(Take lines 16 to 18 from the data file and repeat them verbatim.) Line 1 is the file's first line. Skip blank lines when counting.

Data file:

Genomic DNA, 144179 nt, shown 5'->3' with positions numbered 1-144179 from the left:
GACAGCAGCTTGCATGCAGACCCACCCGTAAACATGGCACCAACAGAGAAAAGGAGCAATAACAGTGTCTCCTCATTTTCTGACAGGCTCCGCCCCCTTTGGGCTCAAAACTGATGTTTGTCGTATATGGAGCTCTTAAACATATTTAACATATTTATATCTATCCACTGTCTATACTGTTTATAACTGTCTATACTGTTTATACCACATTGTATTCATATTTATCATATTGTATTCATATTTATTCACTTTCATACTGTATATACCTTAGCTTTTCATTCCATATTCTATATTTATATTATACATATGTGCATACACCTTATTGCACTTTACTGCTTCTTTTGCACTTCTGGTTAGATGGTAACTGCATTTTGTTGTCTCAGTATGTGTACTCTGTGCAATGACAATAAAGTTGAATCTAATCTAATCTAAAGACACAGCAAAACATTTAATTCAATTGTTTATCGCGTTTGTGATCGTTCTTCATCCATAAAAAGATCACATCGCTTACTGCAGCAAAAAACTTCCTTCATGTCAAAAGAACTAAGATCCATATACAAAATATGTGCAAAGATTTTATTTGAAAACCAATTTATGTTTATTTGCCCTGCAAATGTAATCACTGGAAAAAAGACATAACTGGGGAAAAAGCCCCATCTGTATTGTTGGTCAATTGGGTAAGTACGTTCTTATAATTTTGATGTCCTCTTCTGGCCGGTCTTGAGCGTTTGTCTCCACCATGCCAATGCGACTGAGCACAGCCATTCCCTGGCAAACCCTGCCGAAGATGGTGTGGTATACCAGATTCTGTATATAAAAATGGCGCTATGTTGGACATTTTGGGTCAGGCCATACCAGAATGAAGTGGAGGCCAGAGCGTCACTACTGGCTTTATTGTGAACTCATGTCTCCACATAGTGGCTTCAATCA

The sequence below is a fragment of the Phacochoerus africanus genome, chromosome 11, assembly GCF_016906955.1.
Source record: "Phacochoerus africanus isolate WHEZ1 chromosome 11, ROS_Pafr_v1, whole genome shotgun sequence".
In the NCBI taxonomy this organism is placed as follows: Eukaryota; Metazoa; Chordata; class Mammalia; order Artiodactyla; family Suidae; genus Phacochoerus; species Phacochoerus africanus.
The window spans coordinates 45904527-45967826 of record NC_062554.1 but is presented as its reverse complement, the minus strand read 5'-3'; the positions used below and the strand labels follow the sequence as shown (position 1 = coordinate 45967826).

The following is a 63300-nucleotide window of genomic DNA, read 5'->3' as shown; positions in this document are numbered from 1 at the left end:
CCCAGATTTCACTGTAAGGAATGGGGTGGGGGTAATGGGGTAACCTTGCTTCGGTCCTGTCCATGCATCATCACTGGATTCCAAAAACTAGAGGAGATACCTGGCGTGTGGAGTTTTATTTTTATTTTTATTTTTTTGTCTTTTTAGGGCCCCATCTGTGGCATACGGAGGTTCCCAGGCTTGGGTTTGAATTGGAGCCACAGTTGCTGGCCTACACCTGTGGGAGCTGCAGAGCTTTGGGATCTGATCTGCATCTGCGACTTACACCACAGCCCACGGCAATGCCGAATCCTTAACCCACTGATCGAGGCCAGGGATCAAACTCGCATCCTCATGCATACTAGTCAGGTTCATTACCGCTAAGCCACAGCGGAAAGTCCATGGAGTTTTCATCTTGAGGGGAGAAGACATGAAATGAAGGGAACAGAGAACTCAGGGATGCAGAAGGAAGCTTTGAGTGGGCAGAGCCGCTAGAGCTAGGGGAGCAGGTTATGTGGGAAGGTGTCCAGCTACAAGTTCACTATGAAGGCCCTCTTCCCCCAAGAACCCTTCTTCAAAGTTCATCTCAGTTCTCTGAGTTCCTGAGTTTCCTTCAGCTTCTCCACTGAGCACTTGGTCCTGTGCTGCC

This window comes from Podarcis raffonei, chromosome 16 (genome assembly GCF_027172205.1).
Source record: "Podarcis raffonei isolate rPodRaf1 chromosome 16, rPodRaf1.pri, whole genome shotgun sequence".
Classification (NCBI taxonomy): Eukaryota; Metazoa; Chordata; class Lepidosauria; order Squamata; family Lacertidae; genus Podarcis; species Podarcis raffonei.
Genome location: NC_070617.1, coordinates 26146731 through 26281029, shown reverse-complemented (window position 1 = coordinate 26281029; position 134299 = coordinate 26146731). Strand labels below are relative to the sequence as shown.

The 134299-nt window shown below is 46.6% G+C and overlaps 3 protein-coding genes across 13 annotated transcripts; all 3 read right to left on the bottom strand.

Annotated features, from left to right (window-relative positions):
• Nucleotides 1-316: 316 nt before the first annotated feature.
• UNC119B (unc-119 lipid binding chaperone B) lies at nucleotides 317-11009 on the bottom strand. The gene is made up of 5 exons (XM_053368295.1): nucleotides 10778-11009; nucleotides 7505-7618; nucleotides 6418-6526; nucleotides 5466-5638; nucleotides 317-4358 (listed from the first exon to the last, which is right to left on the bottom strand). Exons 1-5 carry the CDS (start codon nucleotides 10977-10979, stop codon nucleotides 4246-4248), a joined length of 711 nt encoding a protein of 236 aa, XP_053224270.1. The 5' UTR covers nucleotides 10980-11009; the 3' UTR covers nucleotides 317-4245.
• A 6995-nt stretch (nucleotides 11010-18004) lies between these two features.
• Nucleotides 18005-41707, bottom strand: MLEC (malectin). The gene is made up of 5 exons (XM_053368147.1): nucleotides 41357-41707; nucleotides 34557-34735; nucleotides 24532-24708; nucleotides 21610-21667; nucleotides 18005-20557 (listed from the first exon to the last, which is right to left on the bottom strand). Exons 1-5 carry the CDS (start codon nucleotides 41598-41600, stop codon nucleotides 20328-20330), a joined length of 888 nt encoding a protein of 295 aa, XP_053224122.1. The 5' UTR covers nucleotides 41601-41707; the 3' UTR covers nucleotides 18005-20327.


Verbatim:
• UNC119B (unc-119 lipid binding chaperone B) lies at nucleotides 317-11009 on the bottom strand. The gene is made up of 5 exons (XM_053368295.1): nucleotides 10778-11009; nucleotides 7505-7618; nucleotides 6418-6526; nucleotides 5466-5638; nucleotides 317-4358 (listed from the first exon to the last, which is right to left on the bottom strand). Exons 1-5 carry the CDS (start codon nucleotides 10977-10979, stop codon nucleotides 4246-4248), a joined length of 711 nt encoding a protein of 236 aa, XP_053224270.1. The 5' UTR covers nucleotides 10980-11009; the 3' UTR covers nucleotides 317-4245.
• A 6995-nt stretch (nucleotides 11010-18004) lies between these two features.
• Nucleotides 18005-41707, bottom strand: MLEC (malectin). The gene is made up of 5 exons (XM_053368147.1): nucleotides 41357-41707; nucleotides 34557-34735; nucleotides 24532-24708; nucleotides 21610-21667; nucleotides 18005-20557 (listed from the first exon to the last, which is right to left on the bottom strand). Exons 1-5 carry the CDS (start codon nucleotides 41598-41600, stop codon nucleotides 20328-20330), a joined length of 888 nt encoding a protein of 295 aa, XP_053224122.1. The 5' UTR covers nucleotides 41601-41707; the 3' UTR covers nucleotides 18005-20327.